"Each story -- almost without exception -- is positive and uplifting, meaningful and supportive of his new, well-anchored life. All of his memories are formed from the vantage point of where he is now, a tribute to the qualities of memoir...Grounded as he now appears to be, and secure in his identity, Richard Wagamese in his 50s may be just hitting his stride." (Saskatoon Star-Phoenix 2008-09-13)

"In quiet tones and luminous language, Wagamese shares his hurts and insights and joys, inviting readers to find the ways in which they are joined to him and to consider how they might be joined to others." (Winnipeg Free Press 2008-09-21)

"[Wagamese's] memoir is an insightful look at his search for his roots and the traditions binding him not only to his people but the 'great, grand circle' of humanity." (Book List 2008-10-01)

"One Native Life is a journey, snapshots of events as Wagamese moves through a life of loneliness, forever searching for that place to belong as he travels to reclaim an identity denied him as a child. Within these vignettes, we see the joyous spirit Wagamese has become." (Chronicle Herald 2008-10-05)

"Writing with appealing warmth and gentle humour, he is frank about his insecurities and failings. Rather than play the blame game, [Wagamese] concentrates on appreciating the people who nurtured and helped him when he needed it most." (Vancouver Sun 2008-10-25)

"This design is perfect in its simplicity: it captures the personal content and informal tone of Wagamese's writing in a quiet, inviting, and unassuming way. There's a sense of both narrative and history in the birch-bark background." (Quill & Quire 2008-11-04)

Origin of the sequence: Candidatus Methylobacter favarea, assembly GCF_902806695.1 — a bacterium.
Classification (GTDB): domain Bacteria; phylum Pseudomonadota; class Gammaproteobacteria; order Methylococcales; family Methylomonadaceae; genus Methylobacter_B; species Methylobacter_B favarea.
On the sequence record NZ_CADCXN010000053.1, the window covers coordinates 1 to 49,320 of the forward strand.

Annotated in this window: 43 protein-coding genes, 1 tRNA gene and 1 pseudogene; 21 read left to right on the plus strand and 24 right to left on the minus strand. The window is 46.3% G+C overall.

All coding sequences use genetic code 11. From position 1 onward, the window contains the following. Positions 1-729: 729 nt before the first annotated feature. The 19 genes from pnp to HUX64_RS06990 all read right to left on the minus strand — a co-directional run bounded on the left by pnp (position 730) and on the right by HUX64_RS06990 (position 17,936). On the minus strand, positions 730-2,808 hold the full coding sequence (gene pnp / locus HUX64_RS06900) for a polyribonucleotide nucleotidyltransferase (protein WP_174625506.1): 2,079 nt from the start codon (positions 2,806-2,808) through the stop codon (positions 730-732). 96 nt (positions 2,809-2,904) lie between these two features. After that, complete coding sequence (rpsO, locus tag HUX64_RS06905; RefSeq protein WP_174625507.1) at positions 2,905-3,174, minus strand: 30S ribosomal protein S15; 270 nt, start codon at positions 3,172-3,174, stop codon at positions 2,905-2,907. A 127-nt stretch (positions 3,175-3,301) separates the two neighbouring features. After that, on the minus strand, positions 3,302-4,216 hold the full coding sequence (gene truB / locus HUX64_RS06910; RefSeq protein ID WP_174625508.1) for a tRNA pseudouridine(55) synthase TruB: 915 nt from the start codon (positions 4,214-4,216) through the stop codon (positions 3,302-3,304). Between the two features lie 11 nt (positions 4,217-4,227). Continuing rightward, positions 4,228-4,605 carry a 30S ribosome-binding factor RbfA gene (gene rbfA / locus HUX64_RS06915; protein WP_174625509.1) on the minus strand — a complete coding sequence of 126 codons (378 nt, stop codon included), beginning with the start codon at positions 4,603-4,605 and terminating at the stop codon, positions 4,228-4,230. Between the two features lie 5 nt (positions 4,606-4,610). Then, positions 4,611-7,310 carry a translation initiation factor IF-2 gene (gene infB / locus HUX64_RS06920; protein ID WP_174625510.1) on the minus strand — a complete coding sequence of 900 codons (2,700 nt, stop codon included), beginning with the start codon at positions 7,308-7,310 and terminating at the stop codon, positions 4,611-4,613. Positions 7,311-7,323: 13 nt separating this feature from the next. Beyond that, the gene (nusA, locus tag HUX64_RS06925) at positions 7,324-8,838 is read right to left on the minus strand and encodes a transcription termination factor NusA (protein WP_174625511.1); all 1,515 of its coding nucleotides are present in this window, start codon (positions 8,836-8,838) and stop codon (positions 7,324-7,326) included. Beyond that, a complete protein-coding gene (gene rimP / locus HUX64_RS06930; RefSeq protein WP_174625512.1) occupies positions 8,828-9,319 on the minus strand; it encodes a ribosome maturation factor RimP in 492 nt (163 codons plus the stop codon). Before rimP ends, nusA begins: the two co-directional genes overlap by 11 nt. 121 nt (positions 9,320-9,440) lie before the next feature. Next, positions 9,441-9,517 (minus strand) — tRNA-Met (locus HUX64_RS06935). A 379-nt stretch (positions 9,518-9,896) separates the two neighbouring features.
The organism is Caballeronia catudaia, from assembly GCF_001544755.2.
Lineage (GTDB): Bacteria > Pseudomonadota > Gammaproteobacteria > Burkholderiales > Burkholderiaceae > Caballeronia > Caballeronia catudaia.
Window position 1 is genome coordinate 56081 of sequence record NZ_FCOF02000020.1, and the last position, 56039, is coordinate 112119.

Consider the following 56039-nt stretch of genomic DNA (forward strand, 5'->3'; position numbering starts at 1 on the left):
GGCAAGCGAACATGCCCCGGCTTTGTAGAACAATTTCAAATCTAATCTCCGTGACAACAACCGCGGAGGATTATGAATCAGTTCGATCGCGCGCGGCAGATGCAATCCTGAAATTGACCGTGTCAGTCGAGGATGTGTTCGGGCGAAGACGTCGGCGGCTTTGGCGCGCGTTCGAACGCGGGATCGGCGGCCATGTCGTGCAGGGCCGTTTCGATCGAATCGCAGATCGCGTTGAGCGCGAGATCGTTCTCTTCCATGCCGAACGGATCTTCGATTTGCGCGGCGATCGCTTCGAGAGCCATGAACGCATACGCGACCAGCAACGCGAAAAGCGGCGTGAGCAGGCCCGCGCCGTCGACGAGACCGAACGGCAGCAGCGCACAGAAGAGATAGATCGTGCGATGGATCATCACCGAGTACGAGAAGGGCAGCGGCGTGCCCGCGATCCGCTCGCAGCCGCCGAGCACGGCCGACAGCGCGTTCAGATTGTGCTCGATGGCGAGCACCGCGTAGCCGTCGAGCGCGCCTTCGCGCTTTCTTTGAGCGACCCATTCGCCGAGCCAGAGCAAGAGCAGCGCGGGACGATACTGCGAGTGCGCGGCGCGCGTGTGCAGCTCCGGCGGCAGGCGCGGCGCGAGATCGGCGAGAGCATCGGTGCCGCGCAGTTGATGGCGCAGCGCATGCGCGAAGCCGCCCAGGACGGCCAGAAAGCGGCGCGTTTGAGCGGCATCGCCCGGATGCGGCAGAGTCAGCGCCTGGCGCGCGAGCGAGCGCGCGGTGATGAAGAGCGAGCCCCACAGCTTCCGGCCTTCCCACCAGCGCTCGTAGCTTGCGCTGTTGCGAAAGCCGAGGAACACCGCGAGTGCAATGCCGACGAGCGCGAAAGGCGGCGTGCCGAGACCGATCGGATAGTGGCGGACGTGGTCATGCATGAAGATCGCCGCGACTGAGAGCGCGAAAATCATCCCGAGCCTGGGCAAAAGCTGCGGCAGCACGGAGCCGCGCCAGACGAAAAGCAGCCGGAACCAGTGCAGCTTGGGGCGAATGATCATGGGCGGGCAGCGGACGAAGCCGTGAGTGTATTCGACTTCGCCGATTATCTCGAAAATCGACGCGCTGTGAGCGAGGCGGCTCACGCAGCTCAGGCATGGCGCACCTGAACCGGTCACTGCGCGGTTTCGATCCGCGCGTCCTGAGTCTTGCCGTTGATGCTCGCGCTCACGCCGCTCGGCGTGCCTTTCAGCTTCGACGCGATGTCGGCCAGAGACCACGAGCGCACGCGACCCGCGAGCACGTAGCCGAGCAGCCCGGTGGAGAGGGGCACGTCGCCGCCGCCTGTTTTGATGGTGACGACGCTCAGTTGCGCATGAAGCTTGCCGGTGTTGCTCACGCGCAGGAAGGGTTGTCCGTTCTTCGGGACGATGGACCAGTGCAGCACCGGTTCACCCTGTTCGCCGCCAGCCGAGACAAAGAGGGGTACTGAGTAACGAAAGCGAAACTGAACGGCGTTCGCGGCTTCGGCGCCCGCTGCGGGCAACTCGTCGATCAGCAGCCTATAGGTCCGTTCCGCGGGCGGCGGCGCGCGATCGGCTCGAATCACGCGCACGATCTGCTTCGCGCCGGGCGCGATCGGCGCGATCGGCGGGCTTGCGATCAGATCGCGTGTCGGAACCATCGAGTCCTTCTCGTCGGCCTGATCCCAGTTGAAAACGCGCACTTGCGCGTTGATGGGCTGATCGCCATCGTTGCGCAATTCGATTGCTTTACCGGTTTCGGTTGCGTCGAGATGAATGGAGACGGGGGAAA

"I have been touched deeply by Richard Wagamese's reflections on life, adversity, and healing...His message of hope and belonging urges every Canadian to set out each dawn to find meaning in ourselves, figure out where we belong, and nurture our humanity." (Waterloo Region Record 2009-09-18)


"...a beautiful and important Canadian work" --This text refers to the Paperback edition.

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Customer Reviews

4.7 out of 5 stars
4.7 out of 5 stars
Most helpful customer reviews
5 of 5 people found the following review helpful
5.0 out of 5 stars The Book Is Better Than The Title March 13 2011
By Daisy
The title isn't that catchy, but it is a worth while purchase! Each chapter is a mini story of an event that happened in his life. If you know Ontario, then you'll enjoy reading about the different places where he lived. Each story has a message on it's own, and I would recommend this for any teacher incorporating Native studies into their curriculum. Or even a story with a lesson about how to treat each other. It is written with humour, so the laughs are no stop and memorable!
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3 of 3 people found the following review helpful
5.0 out of 5 stars Loved Every Word. Didn't want it to end March 3 2013
By Heather Pearson TOP 500 REVIEWER